Syria’s opposition says will stick to truce despite violations

Syrian news agency reports terrorist group attack on coastal Latakia province

An elderly man holds beads as he sits at a street in the rebel-held neighbourhood of Tishreen, after a ceasefire that went into effect in Damascus. Photograph: Mohammed Badra/EPA

An elderly man holds beads as he sits at a street in the rebel-held neighbourhood of Tishreen, after a ceasefire that went into effect in Damascus. Photograph: Mohammed Badra/EPA


Syria’s opposition will stick to the cessation of hostilities despite what they said were 15 violations by Syrian government forces on Saturday and more breaches on Sunday, a spokesman for the High Negotiating Committee (HNC) said.

Guns mostly fell silent in Syria and Russian air raids in support of President Bashar al-Assad stopped on Saturday, the first day of a US-Russian accord that the United Nations has described as the best hope for ending five years of civil war.

“The decision is to remain quiet, not to do anything, and I believe they will stick to the truce,” Salim al-Muslat from the HNC said. “Yesterday was the first day people can really go out and walk in the streets.”

Mr Muslat said the HNC would complain to the United Nations and countries backing the peace process about alleged Russian air strikes around the city of Aleppo, in an area with no fighters from the Islamic State or Nusra Front groups, excluded from the truce.

He also said there had been an attack by Hezbollah in the town of Zabadani, without giving details. Syrian forces had used barrel bombs and rockets on Saturday, he said.

Meanwhile, Syria’s state news agency said on Sunday that “terrorist groups” had fired dozens of mortars into rural areas of the country’s coastal Latakia province. It quoted a local source saying that the shelling caused a number of casualties. It said that the shelling came from hills close to the Turkish border “where terrorists mostly from Nusra Front deploy”.

On Saturday a Syrian military source denied the army was violating the truce after insurgents reported operations against them in several areas.

The opposition is waiting for answers about how the cessation of hostilities in Syria, which came into effect at midnight on Friday, is being monitored, he said, and it was unclear how truce violations were to be punished. There was also no map with a common understanding of where the various fighting groups are, he said.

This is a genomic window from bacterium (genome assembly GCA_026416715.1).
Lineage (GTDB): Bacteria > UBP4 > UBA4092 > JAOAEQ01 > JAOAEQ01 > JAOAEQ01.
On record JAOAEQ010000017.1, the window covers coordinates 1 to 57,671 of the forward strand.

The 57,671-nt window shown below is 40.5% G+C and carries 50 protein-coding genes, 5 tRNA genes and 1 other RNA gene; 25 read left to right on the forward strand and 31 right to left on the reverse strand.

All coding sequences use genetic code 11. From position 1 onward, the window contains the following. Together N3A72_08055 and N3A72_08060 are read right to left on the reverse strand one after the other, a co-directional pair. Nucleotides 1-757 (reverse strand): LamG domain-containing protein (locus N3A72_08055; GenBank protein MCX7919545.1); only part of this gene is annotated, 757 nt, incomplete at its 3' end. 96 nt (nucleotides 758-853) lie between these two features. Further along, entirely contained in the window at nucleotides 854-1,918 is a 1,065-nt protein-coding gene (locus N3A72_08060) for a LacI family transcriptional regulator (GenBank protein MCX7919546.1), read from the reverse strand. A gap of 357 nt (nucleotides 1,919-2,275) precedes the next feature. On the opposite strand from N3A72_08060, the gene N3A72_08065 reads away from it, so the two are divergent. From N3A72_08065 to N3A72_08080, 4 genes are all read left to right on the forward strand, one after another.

“Until this moment we did not really get any answers,” he said. “This really worries us because we don’t know how to deal with any violations and what are the areas that should not be targeted.”

He said the United States should inform the HNC, and should have involved them before backing a UN resolution on the cessation of hostilities.

Mr Muslat also blamed the United States for not insisting the HNC was mentioned specifically in the resolution, which paves the way for a round of peace talks in Geneva on March 7.

Israel welcomed the cessation of hostilities in neighbouring Syria but hinted on Sunday it could still launch attacks there if it saw a threat.

Israeli officials had earlier been skeptical about the prospects of a truce, given Syria’s sectarian rifts and the exclusion of jihadi rebels. But prime minister Benjamin Netanyahu sounded cautiously upbeat in pubic remarks on Sunday.

“We welcome the efforts to achieve a stable, long-term and real ceasefire in Syria. Anything that stops the terrible slaughter there is important, first and foremost from a humanitarian standpoint,” he told his cabinet.

“But at the same time it is important that it be clear: Any arrangement in Syria has to include a cessation of Iranian belligerence toward Israel from Syrian territory,” he added.

While formally neutral on the civil war, Israel has launched a number of air strikes in Syria to foil suspected arms transfers to Lebanon’s Iran-backed Hezbollah guerrillas, who are helping Assad.

Israel has also said it has returned fire when shot at across the Golan Heights frontier, where it worries Hezbollah is active.

“We will not agree to the supply of advanced weaponry to Hezbollah, from Syria to Lebanon. We will not agree to the creation of a second terrorist front on the Golan,” Mr Netanyahu said. “These are the red lines that we set out and they remain the red lines of the State of Israel.”